Belgian Court Refuses to Ban 'Tintin in the Congo'
A Belgian court refused Friday to ban the sale of "Tintin in the Congo," rejecting arguments by a Congolese man that the iconic comic book was filled with racist stereotypes about Africans.
The Brussels court ruled that Belgian anti-racism laws only apply when there is a willful intention to discriminate against someone, said an attorney for Bienvenu Mbutu Mondondo, the man who tried to get the strip off bookshelves.
The court argued that given the historical context -- the book was written during the colonial era in 1931 -- the author, Herge, "could not have been motivated by the desire" to discriminate, the lawyer, Ahmed L'Hedim, told AFP.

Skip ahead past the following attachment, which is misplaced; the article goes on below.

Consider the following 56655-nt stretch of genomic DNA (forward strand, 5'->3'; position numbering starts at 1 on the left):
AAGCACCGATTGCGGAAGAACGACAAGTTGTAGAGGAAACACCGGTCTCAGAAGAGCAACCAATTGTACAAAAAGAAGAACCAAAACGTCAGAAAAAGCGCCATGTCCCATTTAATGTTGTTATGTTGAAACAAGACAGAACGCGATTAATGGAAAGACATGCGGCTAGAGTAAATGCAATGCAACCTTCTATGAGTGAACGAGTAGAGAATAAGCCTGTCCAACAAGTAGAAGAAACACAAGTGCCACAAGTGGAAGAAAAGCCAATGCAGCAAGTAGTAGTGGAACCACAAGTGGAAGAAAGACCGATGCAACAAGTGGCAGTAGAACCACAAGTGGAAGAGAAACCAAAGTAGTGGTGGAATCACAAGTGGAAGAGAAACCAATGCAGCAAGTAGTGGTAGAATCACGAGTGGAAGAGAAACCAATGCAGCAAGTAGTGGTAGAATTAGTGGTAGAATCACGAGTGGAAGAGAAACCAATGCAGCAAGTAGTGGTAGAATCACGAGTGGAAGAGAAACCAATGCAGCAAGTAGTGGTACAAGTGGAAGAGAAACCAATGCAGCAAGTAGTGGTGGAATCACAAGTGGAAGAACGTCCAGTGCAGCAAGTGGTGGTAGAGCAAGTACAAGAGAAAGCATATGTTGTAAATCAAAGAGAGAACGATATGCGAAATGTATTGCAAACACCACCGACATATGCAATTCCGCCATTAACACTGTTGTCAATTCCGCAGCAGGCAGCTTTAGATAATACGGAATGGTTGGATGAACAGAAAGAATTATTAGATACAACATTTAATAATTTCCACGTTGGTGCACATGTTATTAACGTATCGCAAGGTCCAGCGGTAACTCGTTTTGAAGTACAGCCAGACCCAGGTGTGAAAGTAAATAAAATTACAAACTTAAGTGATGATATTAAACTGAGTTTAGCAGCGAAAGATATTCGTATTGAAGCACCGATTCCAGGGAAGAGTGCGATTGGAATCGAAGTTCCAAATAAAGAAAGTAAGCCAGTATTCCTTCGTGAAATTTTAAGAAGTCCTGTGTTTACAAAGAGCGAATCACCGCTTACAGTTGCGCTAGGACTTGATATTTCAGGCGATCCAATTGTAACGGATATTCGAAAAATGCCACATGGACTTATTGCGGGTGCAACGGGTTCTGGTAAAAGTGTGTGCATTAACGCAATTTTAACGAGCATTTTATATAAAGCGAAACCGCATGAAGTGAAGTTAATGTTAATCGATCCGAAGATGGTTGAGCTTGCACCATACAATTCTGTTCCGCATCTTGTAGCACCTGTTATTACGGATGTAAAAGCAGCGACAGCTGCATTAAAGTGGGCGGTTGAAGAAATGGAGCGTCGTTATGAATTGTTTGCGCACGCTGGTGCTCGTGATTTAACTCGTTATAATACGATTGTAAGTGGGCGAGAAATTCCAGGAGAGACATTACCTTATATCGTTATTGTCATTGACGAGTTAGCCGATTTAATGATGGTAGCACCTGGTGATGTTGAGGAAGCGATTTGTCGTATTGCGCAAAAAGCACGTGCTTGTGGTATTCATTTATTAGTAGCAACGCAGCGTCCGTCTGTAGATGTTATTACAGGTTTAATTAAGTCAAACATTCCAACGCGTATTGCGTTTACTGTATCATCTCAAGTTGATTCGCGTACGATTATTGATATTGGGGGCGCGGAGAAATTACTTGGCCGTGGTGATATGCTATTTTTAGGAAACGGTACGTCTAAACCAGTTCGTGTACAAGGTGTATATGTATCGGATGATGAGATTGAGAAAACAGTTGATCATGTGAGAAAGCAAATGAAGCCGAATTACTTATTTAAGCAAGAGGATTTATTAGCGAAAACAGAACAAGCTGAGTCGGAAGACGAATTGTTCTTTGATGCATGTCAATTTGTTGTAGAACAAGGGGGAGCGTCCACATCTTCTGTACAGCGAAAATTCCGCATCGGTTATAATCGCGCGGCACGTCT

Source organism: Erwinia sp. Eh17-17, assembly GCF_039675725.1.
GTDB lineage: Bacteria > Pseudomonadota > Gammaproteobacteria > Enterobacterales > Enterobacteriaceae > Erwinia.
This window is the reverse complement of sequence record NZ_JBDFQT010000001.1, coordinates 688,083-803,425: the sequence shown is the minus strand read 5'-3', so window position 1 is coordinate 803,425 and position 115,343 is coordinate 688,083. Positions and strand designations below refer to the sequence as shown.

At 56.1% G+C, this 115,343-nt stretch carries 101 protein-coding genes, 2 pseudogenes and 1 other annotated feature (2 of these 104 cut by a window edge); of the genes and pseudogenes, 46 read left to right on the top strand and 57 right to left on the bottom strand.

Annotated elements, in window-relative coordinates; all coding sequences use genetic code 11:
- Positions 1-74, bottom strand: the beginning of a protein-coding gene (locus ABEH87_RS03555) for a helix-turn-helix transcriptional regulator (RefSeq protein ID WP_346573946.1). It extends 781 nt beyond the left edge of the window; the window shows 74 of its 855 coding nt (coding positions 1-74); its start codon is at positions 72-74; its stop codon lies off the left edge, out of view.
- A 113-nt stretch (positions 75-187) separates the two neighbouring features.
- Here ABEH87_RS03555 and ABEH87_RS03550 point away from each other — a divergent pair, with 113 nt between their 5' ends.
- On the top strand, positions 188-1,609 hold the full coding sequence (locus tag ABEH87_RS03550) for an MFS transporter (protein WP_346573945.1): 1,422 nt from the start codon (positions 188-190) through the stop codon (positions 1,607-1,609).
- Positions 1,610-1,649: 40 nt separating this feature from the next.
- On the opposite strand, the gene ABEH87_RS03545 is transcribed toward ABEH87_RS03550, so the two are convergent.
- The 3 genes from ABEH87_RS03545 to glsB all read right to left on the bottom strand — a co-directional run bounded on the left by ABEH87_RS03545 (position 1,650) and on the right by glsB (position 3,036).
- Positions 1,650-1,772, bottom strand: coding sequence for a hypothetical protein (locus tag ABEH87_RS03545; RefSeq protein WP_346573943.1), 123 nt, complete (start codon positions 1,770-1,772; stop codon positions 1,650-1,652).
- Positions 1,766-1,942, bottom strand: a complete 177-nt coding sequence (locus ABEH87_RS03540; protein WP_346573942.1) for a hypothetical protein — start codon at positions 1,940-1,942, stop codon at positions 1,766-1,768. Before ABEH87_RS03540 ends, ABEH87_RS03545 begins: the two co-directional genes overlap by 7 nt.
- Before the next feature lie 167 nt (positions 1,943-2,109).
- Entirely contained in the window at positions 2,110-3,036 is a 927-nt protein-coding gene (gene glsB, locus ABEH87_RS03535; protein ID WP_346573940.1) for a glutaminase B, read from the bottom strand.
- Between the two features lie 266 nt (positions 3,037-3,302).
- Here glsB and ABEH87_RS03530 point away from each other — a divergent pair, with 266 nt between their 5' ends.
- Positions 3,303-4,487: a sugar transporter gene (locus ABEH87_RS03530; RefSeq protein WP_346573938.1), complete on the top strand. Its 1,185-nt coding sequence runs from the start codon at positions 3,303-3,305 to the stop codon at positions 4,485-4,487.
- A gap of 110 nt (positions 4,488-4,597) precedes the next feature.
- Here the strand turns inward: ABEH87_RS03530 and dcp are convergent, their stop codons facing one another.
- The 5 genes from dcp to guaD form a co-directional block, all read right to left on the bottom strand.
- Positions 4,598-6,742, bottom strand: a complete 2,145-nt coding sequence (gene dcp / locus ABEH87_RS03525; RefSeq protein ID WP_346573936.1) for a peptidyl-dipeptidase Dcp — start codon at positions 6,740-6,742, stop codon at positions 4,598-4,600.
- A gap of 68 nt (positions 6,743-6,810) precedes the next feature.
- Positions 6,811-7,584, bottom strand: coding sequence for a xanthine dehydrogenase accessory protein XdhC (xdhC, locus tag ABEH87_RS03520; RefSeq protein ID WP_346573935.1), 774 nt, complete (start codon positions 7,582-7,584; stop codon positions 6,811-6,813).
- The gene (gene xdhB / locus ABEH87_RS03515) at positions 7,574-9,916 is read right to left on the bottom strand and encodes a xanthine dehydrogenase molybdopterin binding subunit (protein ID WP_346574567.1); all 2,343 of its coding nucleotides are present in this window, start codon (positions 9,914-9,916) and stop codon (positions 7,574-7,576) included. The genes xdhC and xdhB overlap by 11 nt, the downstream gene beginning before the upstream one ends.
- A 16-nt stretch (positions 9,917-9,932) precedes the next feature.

For the past four years, Mbutu Mondondo had sought to get the book banned or at least force stores to place a warning label on the cover or add a preface explaining that it was written in a different era, as English versions do.
"It is a racist comic book that celebrates colonialism and the supremacy of the white race over the black race," he said last year.
Both of his requests were rejected but Mbutu's lawyers said he would appeal the decision on Monday.
A representative for French publishing house Casterman and Belgian firm Moulinsart, which holds the rights to the Tintin franchise, welcomed the decision with "great satisfaction."
"This decision is very sound. You have to take the work in its context and compare it with the information and clichés of its time," said Alain Berenboom, who had warned that a ban would amount to censorship.
Herge, real name Georges Remi (1907-1983), justified the book by saying it was merely a reflection of the naive views of the time. Some of the scenes were revised for later editions.